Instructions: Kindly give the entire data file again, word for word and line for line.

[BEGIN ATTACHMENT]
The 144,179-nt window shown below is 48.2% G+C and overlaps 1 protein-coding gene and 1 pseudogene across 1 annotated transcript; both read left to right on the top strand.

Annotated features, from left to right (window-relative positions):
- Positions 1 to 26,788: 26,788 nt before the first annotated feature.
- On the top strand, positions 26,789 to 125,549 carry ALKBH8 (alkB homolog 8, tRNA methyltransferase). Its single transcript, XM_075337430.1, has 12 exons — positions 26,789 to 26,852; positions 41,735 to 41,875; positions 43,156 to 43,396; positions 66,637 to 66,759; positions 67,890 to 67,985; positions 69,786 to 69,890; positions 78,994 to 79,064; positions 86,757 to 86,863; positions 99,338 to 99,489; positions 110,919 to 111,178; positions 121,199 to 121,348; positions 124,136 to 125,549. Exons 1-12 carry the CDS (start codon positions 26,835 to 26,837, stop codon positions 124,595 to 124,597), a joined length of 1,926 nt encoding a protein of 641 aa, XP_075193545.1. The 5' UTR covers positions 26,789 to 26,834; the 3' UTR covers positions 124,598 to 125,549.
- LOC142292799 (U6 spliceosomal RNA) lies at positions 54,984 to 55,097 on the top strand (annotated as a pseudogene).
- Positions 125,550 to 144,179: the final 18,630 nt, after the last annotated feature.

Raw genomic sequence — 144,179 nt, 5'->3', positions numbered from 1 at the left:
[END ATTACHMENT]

The 144,179-nt window shown below is 48.2% G+C and overlaps 1 protein-coding gene and 1 pseudogene across 1 annotated transcript; both read left to right on the top strand.

Annotated features, from left to right (window-relative positions):
- Positions 1 to 26,788: 26,788 nt before the first annotated feature.
- On the top strand, positions 26,789 to 125,549 carry ALKBH8 (alkB homolog 8, tRNA methyltransferase). Its single transcript, XM_075337430.1, has 12 exons — positions 26,789 to 26,852; positions 41,735 to 41,875; positions 43,156 to 43,396; positions 66,637 to 66,759; positions 67,890 to 67,985; positions 69,786 to 69,890; positions 78,994 to 79,064; positions 86,757 to 86,863; positions 99,338 to 99,489; positions 110,919 to 111,178; positions 121,199 to 121,348; positions 124,136 to 125,549. Exons 1-12 carry the CDS (start codon positions 26,835 to 26,837, stop codon positions 124,595 to 124,597), a joined length of 1,926 nt encoding a protein of 641 aa, XP_075193545.1. The 5' UTR covers positions 26,789 to 26,834; the 3' UTR covers positions 124,598 to 125,549.
- LOC142292799 (U6 spliceosomal RNA) lies at positions 54,984 to 55,097 on the top strand (annotated as a pseudogene).
- Positions 125,550 to 144,179: the final 18,630 nt, after the last annotated feature.

Raw genomic sequence — 144,179 nt, 5'->3', positions numbered from 1 at the left: